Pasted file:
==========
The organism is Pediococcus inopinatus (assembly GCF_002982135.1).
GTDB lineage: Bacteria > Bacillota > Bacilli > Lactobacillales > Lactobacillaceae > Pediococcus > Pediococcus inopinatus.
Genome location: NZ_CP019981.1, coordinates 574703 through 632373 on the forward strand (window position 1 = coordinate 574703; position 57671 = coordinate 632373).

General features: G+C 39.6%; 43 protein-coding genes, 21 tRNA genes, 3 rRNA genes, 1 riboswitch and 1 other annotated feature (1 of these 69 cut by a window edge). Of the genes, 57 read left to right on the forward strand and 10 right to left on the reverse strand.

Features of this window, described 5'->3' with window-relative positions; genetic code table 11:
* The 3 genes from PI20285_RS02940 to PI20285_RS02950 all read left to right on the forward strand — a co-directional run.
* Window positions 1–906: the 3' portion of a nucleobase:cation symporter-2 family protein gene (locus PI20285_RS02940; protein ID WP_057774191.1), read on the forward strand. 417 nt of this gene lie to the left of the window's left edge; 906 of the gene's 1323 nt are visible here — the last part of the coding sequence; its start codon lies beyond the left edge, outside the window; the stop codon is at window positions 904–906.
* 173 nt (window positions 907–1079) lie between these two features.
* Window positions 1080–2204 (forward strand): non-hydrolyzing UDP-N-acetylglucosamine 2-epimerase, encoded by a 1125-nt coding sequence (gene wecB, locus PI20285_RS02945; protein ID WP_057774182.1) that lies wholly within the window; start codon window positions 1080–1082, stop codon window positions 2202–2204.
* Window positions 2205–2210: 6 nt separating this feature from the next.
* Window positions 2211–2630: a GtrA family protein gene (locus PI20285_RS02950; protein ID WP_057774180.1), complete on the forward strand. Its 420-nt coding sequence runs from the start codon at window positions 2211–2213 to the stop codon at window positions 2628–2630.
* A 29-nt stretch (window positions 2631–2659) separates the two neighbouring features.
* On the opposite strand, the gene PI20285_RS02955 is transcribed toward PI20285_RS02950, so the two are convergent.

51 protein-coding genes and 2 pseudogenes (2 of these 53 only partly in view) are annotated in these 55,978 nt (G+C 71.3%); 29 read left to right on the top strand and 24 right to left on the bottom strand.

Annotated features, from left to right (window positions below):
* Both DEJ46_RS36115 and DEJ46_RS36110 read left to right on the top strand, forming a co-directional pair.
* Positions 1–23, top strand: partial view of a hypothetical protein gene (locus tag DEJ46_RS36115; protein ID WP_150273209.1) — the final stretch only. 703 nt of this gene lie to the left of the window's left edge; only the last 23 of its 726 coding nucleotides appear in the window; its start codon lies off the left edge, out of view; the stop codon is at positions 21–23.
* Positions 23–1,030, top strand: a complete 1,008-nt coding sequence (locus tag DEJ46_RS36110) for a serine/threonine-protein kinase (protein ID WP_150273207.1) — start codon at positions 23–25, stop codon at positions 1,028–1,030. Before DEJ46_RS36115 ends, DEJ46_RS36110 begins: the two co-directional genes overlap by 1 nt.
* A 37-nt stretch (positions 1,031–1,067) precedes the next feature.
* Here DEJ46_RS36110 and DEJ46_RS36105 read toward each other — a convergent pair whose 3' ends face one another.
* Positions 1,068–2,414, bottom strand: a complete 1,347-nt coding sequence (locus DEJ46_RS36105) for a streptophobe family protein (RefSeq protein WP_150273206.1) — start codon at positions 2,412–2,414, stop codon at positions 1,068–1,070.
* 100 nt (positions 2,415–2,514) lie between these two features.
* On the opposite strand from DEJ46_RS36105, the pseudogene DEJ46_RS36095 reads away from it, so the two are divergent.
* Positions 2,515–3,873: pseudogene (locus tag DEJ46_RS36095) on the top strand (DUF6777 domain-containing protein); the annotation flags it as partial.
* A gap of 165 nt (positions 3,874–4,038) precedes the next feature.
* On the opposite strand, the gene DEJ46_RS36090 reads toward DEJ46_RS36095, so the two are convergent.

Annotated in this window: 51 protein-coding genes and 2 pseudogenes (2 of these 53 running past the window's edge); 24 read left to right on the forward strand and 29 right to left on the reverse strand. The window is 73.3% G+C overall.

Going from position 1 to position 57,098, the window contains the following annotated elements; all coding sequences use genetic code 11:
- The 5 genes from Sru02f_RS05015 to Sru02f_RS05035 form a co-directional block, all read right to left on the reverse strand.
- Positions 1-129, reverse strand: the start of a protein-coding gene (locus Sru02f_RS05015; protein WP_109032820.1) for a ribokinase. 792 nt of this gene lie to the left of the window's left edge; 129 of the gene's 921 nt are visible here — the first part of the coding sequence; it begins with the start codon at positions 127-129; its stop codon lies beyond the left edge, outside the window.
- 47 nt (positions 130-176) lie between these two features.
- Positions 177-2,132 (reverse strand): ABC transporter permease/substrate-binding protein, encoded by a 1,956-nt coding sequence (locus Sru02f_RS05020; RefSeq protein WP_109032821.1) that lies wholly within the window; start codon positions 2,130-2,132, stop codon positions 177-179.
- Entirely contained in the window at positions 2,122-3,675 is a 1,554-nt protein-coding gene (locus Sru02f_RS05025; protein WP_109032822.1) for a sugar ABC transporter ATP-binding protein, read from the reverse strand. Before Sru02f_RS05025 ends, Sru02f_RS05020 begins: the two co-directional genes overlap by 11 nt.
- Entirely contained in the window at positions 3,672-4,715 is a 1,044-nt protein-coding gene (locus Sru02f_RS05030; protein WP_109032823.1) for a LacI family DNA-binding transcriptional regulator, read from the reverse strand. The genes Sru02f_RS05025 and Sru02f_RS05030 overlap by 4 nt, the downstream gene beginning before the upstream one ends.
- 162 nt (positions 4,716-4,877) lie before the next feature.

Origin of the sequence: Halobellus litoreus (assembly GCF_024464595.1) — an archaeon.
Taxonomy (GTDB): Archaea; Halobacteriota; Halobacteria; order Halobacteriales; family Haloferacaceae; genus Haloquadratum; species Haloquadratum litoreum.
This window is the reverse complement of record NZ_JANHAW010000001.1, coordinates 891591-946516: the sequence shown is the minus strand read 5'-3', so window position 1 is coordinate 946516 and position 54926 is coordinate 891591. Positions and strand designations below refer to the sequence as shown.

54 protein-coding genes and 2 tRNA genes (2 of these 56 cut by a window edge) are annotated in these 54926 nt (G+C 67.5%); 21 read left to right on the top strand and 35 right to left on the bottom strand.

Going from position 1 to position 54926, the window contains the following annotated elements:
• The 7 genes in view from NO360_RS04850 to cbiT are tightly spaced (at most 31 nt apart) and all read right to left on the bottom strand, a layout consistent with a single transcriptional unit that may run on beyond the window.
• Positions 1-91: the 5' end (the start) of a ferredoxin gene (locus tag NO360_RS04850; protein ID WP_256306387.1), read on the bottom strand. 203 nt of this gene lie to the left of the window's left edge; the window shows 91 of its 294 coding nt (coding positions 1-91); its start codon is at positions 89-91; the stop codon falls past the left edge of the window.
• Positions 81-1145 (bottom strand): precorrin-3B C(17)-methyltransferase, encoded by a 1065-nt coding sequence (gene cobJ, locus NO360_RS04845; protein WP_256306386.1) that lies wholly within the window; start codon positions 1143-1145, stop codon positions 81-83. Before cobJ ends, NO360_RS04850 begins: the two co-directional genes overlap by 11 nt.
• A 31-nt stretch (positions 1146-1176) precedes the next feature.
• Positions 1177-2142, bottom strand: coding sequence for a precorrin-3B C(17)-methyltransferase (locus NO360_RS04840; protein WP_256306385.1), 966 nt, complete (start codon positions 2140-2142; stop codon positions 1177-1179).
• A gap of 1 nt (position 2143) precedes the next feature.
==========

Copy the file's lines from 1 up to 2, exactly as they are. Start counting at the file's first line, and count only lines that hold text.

The organism is Pediococcus inopinatus (assembly GCF_002982135.1).
GTDB lineage: Bacteria > Bacillota > Bacilli > Lactobacillales > Lactobacillaceae > Pediococcus > Pediococcus inopinatus.